}

        private readonly int _maxWords;
    }

With the validation logic in place, you can apply the attribute to any model property:

    [Required]
    [StringLength(160)]
    [MaxWords(10, ErrorMessage="There are too many words in {0}")]
    public string LastName { get; set; }

Now if the customer types in too many words, he’ll see the message in the following figure in the view.
maxwords validation

IValidatableObject

A self-validating model is a model object that knows how to validate itself. A model object can announce this capability by implementing the IValidatableObject interface.

    public class Order : IValidatableObject
    {
        public IEnumerable<ValidationResult> Validate(
        ValidationContext validationContext)
        {
            if (LastName != null &&
            LastName.Split(' ').Length > 10)
            {
                yield return new ValidationResult("The last name has too many words!",
                new[] { "LastName" });
            }
        }
        // rest of Order implementation and properties
        // ...
    }

This has a few notable differences from the attribute version.

  • The method the MVC run time calls to perform validation is named Validate instead of IsValid, but more important, the return type and parameters are different.
  • The return type for Validate is an IEnumerable instead of a single ValidationResult, because the logic inside is ostensibly validating the entire model and might need to return more than a single validation error.
  • There is no value parameter passed to Validate because you are inside an instance method of the model and can refer to the property values directly.

Many validation scenarios are easier to implement using the IValidatableObject approach, particularly scenarios where the code needs to compare multiple properties on the model to make a validation decision.

Thank you,
Keep It Simple and Straightforward 🙂
~:H}{H:~

MVC 4.0: Normal vs. Ajax Search

I’m reading now Wrox Professional ASP.NET MVC 4.0, this book is really useful that I recommend to read if you want to learn MVC 4.0 and be professional.

Suppose that we have a Home Controller, in the Index View there will be a text box to enter text to search for and a button to view the search result.

We can do that by two ways:

  1. Normal Search
  2. Ajax Search

1. Normal Search

In the Index view we will Create a Form with Text box and a Search button.

@using (Html.BeginForm("Search", "Home", FormMethod.Get))
{

    <h3>Search Music Albums:</h3>
    <input type="text" name="q" />
    <input type="submit" value="Search" />
}

We can use the Html helper method to create the form, When you press the Search button the model binder will pass the text you entered as q parameter to the Search action method located in the Home controller.

        private MusicStoreDBContext storeDb = new MusicStoreDBContext();

        public ActionResult Search(string q)
        {
            var albums = storeDb.Albums.Include("Artist").Where(a => a.Title.Contains(q)).Take(10);
            return this.View(albums);
        }

The Search action method will search our Music Store and get all albums with Title contains the search text and display the result in a new view called Search.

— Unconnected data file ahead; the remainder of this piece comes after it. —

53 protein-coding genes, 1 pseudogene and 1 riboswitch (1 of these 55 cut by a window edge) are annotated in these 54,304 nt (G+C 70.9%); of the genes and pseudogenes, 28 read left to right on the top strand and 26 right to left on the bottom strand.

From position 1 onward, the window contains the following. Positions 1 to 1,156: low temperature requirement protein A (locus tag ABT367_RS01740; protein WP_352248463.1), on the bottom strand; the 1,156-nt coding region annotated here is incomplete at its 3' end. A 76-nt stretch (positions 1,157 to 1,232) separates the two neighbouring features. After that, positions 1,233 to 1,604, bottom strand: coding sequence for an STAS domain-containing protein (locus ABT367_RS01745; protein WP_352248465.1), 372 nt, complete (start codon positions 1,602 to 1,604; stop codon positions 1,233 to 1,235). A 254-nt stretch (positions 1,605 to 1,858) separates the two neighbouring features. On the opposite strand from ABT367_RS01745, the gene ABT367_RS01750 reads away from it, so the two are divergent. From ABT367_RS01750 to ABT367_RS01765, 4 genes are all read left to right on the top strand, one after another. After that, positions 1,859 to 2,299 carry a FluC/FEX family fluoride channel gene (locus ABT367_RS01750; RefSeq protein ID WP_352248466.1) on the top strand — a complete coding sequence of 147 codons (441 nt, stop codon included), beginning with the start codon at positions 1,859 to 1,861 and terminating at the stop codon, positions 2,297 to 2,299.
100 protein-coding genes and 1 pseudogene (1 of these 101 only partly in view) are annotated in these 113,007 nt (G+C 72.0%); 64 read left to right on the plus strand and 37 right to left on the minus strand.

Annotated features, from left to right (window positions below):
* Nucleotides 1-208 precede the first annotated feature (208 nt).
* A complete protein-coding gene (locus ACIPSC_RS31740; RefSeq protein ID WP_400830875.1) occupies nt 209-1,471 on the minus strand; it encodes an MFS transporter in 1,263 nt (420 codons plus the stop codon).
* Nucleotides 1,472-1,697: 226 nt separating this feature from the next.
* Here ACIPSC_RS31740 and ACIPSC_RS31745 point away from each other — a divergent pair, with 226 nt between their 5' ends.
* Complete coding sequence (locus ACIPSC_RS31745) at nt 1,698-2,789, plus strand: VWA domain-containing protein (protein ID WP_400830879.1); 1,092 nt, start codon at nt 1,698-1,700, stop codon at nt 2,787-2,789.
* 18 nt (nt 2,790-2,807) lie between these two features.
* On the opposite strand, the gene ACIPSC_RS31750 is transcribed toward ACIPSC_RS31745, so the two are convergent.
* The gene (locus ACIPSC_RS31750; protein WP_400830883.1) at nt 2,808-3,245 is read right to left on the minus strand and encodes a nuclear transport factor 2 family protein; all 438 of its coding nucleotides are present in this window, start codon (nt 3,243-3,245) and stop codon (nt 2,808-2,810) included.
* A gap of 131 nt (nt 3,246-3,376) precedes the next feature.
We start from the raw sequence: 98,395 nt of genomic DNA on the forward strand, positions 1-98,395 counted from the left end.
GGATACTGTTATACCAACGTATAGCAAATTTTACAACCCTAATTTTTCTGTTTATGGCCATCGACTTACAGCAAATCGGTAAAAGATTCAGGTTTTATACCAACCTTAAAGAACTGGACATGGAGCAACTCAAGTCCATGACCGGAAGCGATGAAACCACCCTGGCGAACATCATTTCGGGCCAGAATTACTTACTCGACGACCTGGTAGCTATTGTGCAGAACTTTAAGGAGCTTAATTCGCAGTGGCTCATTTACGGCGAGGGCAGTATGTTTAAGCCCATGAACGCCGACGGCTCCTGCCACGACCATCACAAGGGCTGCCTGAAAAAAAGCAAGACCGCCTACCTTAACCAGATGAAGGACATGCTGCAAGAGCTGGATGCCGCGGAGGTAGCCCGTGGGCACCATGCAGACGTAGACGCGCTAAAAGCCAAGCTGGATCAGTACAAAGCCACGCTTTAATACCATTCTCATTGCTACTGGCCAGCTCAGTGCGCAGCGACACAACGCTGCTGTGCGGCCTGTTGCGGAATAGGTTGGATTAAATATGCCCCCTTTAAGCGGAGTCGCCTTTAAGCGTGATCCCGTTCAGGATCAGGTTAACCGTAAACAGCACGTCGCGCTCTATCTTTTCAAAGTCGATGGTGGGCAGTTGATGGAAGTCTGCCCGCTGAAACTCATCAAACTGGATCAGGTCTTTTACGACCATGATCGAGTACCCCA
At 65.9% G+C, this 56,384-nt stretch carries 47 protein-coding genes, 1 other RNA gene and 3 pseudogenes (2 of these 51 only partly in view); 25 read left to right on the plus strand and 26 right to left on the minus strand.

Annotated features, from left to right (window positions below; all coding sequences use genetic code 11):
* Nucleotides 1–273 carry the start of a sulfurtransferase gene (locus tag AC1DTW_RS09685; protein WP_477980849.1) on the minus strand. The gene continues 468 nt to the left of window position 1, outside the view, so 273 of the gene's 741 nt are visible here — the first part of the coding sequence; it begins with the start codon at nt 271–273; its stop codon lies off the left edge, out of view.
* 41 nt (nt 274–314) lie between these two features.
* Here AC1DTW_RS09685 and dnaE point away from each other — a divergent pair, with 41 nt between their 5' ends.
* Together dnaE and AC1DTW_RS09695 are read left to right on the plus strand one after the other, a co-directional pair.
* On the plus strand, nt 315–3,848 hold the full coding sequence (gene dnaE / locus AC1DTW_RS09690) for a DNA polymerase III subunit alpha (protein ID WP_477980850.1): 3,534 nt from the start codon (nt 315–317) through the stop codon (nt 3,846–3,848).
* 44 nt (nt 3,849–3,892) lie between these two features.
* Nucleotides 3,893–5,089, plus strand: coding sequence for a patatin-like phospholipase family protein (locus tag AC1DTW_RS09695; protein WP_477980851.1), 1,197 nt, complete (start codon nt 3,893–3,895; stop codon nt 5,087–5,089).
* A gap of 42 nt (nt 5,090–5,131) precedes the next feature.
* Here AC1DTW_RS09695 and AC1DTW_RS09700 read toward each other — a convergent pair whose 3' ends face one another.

@model IEnumerable<MvcMusicStore.Models.Album>

@{
    ViewBag.Title = "Search";
}

<h2>Search Result</h2>

<table>
    <tr>

        <th>
           Artist
        </th>
        <th>
            Title
        </th>
        <th>
            Price
        </th>

        <th></th>
    </tr>

@foreach (var item in Model) {
    <tr>

        <td>
           @item.Artist.Name
        </td>
        <td>
            @item.Title
        </td>
        <td>
            @string.Format("{0:c}", item.Price)
        </td>

    </tr>
}

</table>

In the previous scenario you enter the search text in one view and the result appears in another one.
What if we want to display the search result in the same view??

2. Ajax Search

 

In the Index view we will use the Ajax helper to create Ajax Form.

@using (Ajax.BeginForm("AjaxSearch", "Home",
    new AjaxOptions { HttpMethod = "GET", InsertionMode = InsertionMode.Replace, UpdateTargetId = "searchResults" }))
{
    <h3>Search Music Albums:</h3>
    <input type="text" name="q" />
    <input type="submit" value="Ajax Search" />
}

<table id="searchResults">

</table>

Note the AjaxOptions parameter with InsertionMode and UpdateTargetId fields.

Lets have a look at AjaxSearch action method.

        private MusicStoreDBContext storeDb = new MusicStoreDBContext();

        public PartialViewResult AjaxSearch(string q)
        {
            var albums = storeDb.Albums.Include("Artist").Where(a => a.Title.Contains(q)).Take(10);
            return this.PartialView(albums);
        }

The Ajax Search uses PartialViewResult to build the search result and place it in the Index view.
The Ajax Search Partial View will only contains a table for listing the search result.

@model IEnumerable<MvcMusicStore.Models.Album>

<table>
    <tr>

        <th>
           Artist
        </th>
        <th>
            Title
        </th>
        <th>
            Price
        </th>

        <th></th>
    </tr>

@foreach (var item in Model) {
    <tr>

        <td>
           @item.Artist.Name
        </td>
        <td>
            @item.Title
        </td>
        <td>
            @string.Format("{0:c}", item.Price)
        </td>

    </tr>
}

</table>

Don’t forget to add reference to JQuery Unobtrusive Ajax script file in the _Layout.cshtml.


<script src="~/Scripts/jquery.unobtrusive-ajax.min.js" type="text/javascript"></script>

When you run your application you should have something like that:

search

Thank you and Keep It Simple and Straightforward 🙂
~:H}{H:~